(Table T1) Permeability, electrical resistivity and density of ODP Hole 193-1188A and Site 193-1189 minicores, PACMANUS field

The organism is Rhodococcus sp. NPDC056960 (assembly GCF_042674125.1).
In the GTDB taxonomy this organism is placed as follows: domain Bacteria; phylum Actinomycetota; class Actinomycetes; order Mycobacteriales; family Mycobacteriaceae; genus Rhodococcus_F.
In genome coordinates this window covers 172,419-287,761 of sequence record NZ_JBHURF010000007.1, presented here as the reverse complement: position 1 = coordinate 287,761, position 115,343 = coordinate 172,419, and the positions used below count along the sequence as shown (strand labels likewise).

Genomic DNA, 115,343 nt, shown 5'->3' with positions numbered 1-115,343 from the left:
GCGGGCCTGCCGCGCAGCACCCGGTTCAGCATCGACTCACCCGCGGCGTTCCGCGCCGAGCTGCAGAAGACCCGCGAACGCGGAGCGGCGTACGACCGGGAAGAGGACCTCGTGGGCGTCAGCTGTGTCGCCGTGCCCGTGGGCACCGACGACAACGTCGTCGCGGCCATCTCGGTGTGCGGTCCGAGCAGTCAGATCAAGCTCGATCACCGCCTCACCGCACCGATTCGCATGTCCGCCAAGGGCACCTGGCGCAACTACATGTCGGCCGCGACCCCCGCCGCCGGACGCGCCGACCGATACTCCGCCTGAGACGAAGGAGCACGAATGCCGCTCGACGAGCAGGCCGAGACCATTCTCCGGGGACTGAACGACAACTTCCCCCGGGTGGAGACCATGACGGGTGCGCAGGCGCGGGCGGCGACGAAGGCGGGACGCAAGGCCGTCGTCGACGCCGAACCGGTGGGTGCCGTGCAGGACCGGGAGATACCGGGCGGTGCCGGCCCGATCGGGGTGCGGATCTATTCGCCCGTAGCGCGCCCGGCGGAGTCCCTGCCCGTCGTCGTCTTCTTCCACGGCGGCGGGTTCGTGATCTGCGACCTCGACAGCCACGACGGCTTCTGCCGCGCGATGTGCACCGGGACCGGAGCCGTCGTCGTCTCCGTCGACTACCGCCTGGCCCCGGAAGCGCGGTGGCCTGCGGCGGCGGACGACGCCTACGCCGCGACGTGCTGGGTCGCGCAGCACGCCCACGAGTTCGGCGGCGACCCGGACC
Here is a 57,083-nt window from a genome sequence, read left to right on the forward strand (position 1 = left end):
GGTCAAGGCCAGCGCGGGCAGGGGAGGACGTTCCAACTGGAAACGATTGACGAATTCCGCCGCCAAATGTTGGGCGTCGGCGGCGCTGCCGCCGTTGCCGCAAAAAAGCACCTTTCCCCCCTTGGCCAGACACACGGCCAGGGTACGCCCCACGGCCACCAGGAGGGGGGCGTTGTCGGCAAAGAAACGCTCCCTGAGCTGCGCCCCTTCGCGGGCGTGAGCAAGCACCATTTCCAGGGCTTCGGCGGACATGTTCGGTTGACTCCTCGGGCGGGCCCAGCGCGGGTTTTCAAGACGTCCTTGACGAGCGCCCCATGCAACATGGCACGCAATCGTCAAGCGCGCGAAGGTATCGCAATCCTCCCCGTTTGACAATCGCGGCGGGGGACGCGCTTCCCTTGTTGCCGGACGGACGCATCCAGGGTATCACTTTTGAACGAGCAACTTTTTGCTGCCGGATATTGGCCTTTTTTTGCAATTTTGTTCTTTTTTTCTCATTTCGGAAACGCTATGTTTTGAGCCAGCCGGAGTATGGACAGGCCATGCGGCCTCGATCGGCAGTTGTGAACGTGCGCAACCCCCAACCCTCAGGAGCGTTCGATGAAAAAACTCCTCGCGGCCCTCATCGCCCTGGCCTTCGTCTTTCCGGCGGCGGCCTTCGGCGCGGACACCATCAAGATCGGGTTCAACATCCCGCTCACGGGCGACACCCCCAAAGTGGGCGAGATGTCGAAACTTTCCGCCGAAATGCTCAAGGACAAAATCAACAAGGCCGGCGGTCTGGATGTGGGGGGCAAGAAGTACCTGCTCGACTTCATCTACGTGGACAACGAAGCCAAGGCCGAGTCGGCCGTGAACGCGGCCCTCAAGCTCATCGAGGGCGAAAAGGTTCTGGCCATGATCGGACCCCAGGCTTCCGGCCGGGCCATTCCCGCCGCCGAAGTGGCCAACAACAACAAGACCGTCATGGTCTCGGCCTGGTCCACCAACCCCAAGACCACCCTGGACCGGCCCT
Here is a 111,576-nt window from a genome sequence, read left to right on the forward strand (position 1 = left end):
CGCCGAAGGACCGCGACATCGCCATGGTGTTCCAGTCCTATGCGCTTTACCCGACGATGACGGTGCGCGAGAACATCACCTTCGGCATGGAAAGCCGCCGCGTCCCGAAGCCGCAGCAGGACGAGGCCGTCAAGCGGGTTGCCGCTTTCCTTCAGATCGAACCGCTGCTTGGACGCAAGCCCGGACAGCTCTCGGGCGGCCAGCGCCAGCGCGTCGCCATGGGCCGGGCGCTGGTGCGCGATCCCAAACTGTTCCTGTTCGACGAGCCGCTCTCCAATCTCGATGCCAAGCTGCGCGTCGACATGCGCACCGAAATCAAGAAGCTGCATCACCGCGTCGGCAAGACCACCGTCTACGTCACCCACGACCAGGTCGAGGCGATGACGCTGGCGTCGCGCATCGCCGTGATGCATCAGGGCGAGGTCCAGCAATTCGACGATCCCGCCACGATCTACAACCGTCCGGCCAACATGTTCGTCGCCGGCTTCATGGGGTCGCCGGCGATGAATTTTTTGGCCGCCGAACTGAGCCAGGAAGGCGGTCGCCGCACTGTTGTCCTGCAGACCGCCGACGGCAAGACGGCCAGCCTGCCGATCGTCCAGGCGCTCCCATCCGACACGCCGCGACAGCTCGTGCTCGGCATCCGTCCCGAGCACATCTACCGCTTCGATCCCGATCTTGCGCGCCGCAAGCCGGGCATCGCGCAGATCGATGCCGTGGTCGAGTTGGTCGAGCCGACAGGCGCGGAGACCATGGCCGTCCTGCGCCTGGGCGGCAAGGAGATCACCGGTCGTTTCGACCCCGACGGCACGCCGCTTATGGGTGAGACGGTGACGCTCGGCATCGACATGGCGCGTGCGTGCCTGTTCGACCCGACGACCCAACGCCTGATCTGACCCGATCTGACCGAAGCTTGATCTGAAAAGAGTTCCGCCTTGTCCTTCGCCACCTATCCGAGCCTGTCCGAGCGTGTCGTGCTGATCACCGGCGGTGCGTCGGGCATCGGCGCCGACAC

Magmatic fluids, heat fluxes, and fluid/rock interactions associated with hydrothermal systems along spreading centers and convergent margins have a significant impact on the genesis of major sulfide deposits and biological communities. Circulation of hydrothermal fluids is one of the most fundamental processes associated with localized mineralization and is controlled by inherent porous and permeable properties of the ocean crust. Heat from magmatic intrusions drives circulation of seawater through permeable portions of the oceanic crust and upper mantle, discharging at the seafloor as both focused high-temperature (250°-400°C) fluids and diffuse lower-temperature (<250°C) fluids. This complex interaction between the circulating hydrothermal fluids and the oceanic basement greatly influences the physical properties and the composition of the crust (Thompson, 1983; Jacobson, 1992, doi:10.1029/91RG02811; Johnson and Semyan, 1994, doi:10.1029/93JB00717). During Ocean Drilling Program (ODP) Leg 193, 13 holes were drilled in the PACMANUS hydrothermal system (Binns, Barriga, Miller, et al., 2002, doi:10.2973/odp.proc.ir.193.2002). The hydrothermal system consists of isolated hydrothermal deposits lined along the main crest of the Pual Ridge, a 500- to 700-m-high felsic neovolcanic ridge in the eastern Manus Basin. The principal drilling targets were the Snowcap (Site 1188) and Roman Ruins (Site 1189) active hydrothermal fields. Samples from these two sites were used for a series of permeability, electrical resistivity, and X-ray computed tomography measurements.

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